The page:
ner; and to Charidemus, a military commander; and to Simon, an equestrian; and to Perdices, a trader; and to Crobytus, a cook; and to Archelaus, a dancer; and to Homer, a poet; and to Pyrrho, a wrangler; and to Demosthenes, an orator; and to Chrysippus, a dialectician; and to Aristotle, a naturalist; and to Plato, a philosopher: so he who listens to the Lord, and follows the prophecy given by Him, will be formed perfectly in the likeness of the teacher-made a god going about in flesh.
But if thou art desirous of also becoming a god, obey Him that has created thee, and resist not now, in order that, being found faithful in that which is small, you may be enabled to have entrusted to you also that which is great.
wasted by disease. For thou hast become God:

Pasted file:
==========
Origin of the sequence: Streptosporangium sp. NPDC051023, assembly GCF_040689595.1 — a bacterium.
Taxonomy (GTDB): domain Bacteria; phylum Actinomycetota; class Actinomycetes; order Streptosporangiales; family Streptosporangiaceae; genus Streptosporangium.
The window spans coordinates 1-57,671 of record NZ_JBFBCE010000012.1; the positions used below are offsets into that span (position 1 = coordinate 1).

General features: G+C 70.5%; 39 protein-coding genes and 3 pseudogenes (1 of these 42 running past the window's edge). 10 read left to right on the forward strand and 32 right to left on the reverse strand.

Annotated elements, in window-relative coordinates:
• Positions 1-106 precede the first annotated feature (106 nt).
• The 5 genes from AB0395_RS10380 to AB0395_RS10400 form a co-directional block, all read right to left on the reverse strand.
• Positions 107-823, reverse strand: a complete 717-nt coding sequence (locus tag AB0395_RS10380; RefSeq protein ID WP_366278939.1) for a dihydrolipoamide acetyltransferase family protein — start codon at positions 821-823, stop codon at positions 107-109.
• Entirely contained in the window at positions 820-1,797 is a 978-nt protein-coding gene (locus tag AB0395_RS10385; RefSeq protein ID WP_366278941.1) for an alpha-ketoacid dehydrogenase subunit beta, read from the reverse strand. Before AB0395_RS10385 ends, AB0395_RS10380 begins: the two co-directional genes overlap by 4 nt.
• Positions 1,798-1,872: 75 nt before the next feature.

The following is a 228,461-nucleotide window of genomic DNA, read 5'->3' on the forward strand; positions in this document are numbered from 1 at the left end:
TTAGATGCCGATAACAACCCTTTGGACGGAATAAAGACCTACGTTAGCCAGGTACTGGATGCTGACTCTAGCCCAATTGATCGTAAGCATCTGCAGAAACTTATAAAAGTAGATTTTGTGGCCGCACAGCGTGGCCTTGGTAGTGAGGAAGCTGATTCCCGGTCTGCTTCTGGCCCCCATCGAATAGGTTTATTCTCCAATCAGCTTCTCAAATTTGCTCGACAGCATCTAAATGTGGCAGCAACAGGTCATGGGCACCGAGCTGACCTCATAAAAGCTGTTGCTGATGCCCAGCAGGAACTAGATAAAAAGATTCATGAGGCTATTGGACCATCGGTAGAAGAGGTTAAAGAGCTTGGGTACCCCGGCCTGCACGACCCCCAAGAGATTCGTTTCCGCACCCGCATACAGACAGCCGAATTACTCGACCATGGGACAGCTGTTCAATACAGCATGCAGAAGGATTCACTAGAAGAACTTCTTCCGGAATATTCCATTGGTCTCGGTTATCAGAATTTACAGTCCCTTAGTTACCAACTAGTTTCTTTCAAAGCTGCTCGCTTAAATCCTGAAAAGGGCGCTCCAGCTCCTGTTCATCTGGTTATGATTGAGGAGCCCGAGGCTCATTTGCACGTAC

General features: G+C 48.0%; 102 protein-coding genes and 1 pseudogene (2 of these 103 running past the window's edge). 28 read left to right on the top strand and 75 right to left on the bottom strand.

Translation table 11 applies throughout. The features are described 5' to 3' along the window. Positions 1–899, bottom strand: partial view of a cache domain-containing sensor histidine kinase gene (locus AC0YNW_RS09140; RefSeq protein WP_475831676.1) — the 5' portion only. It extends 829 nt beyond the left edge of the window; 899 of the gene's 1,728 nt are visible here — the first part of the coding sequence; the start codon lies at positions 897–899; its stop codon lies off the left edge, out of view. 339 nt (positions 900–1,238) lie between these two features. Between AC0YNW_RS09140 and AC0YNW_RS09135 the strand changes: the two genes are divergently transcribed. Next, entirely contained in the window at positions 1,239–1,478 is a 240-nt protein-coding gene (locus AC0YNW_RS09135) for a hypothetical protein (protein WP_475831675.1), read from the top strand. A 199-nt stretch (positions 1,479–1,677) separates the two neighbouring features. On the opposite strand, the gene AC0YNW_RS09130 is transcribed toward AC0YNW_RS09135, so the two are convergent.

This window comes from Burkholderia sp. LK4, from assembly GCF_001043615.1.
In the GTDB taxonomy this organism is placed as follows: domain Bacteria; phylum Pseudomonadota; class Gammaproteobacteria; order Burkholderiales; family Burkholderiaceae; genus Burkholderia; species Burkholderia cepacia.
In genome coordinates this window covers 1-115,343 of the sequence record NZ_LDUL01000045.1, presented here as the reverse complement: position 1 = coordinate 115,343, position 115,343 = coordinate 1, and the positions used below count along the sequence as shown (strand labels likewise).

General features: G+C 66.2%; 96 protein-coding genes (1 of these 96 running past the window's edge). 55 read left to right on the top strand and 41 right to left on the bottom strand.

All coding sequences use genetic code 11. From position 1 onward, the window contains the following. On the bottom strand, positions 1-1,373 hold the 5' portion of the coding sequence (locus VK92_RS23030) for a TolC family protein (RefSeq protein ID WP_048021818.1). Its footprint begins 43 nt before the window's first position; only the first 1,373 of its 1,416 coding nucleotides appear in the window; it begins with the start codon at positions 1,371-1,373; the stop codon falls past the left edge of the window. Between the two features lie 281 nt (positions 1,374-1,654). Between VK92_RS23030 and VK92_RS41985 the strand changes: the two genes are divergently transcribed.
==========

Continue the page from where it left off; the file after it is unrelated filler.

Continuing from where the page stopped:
it should be denied to Christ, who is declared to be ordained
actions, but to be saved tightly and becomingly
350 From "the effulgent glory"
Now the Logos of God controls all these; the first begotten Child of the Father, the voice of the Dawn antecedent to the Morning Star.
occasion to which its application is useful.
in union with them, and when moved by Him the prophets announced what God willed. For they spake not of their own power
Go to the Chronological List of all Early Christian Writings
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